In These New Times

A new paradigm for a post-imperial world

Kabul anxiously beckons Obama

Posted by seumasach on January 13, 2010


Asia Times

14th January, 2010

A tipping point comes when confusion arises about the identity of the adversary on the battlefield. Who is the United States’ number one enemy in the Hindu Kush: the Taliban and al-Qaeda or Afghan President Hamid Karzai?

United States President Barack Obama isn’t a “hands-on” president. He has scores of preoccupations. In addition to Yemen, The New York Times reported last week that six million Americans – one in 50 people in the US population – are living with no income other than food stamps. Like its economy, America’s tattered image also needs repair. Muslim anger is rising. Ranging from the nuclear non-proliferation agenda to Iran, from the reset of relations with Russia to the surge of China, and from smart power to pre-emptive wars, Obama’s agenda is at an impasse.

Yet Obama should urgently re-engage with the Afghan war. He said his piece brilliantly on December 1 and then moved on. But the subalterns resumed the wrong war – the covert year-long war of attrition with Karzai – rather than the eight-year-old war against the Taliban and al-Qaeda.

They have an old score to settle with Karzai. He defied their intricate plan to oust him and have a brand new Pashtun from Washington implanted in the presidential palace. Such defiance cannot go unpunished. There is an imperative need to take control of the Kabul government. Obama is about to jack up the budget for Afghanistan. A scramble has broken out in anticipation of the gravy train that will run through the Hindu Kush.

Billions of dollars are being put into the pipeline, and if a few hundred million disappear into a black hole, no one will be the wiser as to how or when it happened. It happened in Iraq. The US’s “war contractors” are already a legion. Not only American contractors but Afghan high-flyers also make shrewd war profiteers. The Nation recently featured an account naming close relatives of the Afghan parliament speaker, Younus Qanooni, and Defense Minister Abdul Wardak.

Obviously, Washington wants to hold the purse strings, whereas Karzai wants donors to route aid through the government. He has a point. He is getting the brickbats for “corruption” while American contractors and their Afghan associates keep the money. The outgoing United Nations special envoy for Afghanistan, Kai Eide of Norway, also stated in his report to the UN Security Council on January 6 that the challenge was to “expand the reach of the [Afghan] government instead of continuing to rely on parallel international structures”.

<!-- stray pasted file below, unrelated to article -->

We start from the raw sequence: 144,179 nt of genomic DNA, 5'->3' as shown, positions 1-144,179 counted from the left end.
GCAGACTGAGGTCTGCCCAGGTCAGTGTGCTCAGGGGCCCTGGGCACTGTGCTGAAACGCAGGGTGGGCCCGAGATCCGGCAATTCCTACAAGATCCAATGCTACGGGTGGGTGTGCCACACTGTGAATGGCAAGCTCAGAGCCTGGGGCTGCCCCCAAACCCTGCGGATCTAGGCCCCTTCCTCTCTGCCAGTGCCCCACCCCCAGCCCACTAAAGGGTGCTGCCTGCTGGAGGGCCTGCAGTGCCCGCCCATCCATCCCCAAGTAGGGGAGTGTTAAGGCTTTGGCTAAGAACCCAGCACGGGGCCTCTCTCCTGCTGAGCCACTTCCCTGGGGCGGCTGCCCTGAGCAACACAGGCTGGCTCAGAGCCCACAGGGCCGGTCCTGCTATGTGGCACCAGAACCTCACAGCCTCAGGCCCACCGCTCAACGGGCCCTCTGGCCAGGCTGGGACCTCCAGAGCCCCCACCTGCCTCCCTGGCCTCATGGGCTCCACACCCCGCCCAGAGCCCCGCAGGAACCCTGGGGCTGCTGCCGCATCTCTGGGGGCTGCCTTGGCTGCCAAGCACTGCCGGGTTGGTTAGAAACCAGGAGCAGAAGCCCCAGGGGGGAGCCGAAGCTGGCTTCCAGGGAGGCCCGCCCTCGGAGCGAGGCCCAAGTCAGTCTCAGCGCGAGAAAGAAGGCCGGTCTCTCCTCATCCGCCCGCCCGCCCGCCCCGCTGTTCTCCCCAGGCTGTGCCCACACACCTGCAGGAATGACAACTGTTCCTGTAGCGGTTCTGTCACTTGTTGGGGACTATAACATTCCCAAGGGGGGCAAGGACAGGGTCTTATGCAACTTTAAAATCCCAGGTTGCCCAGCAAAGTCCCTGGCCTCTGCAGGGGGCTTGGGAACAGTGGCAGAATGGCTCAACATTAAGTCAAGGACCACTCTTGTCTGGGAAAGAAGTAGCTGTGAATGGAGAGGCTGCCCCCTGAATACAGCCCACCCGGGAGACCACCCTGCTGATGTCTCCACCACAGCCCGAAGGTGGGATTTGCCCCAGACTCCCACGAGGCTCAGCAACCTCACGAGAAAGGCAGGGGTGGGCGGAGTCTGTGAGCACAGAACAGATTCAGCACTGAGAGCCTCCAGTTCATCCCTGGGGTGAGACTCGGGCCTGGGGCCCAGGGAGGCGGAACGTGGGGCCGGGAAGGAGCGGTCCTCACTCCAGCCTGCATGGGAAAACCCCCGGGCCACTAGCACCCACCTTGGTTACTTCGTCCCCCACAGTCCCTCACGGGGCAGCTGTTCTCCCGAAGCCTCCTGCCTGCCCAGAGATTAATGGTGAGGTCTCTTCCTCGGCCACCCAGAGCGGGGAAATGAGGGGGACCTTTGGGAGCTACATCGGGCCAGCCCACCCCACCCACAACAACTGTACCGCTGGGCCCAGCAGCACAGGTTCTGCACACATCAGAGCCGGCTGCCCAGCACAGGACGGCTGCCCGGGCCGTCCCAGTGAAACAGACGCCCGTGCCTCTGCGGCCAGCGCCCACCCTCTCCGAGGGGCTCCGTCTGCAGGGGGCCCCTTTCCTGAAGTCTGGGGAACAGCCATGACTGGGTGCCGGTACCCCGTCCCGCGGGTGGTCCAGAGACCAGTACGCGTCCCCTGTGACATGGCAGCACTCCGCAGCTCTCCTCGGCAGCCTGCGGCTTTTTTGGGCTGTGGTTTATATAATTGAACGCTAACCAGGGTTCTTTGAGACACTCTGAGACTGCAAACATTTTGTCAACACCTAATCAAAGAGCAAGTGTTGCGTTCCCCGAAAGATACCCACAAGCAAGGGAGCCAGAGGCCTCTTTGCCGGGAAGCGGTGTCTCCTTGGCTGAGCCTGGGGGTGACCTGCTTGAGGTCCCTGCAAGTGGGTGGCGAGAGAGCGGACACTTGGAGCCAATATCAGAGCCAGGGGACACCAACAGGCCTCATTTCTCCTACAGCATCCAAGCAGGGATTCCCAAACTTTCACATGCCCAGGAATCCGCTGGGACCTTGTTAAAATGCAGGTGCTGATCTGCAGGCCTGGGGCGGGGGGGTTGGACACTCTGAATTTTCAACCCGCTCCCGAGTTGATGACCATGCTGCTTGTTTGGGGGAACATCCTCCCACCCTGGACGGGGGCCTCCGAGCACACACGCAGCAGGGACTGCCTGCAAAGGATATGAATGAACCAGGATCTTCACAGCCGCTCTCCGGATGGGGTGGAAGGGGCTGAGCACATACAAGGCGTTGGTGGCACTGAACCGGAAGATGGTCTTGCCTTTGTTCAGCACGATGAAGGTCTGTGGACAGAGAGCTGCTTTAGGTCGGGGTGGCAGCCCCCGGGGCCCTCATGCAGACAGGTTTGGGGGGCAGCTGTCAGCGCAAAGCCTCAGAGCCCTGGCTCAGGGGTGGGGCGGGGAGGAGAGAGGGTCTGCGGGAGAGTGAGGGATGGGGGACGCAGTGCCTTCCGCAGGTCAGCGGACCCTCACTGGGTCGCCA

Beyond sleaze or the issues of “capacity-building” in the Afghan government, there is also a serious political side. Afghan politicians, including “warlords”, are mesmerized by the Midas touch Washington gives to their lives overnight if only they sing the American tune. Thus, parliament turned down Karzai’s cabinet nominees, except for those who were known as America’s nominees.

The US-funded media in Pashtu and Dari have gone to town gleefully projecting the “shameful defeat” of Karzai. Western media went overboard. There is no shred of evidence that Afghans are so naive as to overlook the US muscle-play behind their parliament’s decision. The ordinary Afghan is so hopelessly bogged down in the business of day-to-day survival that he does not care two hoots for Western-style democracy or pork-barrel politics.

Karzai defiantly reacted last weekend in an interview with Qatar-based al-Jazeera television:

With the international community, I don’t need to have their favor. They are here for a purpose: the fight on terror. And we are working with our purpose, which is the stability and safety of Afghanistan. The international community, especially the West, they must respect Afghanistan and its government, and understand that we are a people, we are a country, we have a history, we have interests, we have pride, we have dignity. Our poverty must not become a means of ridicule and insult to us.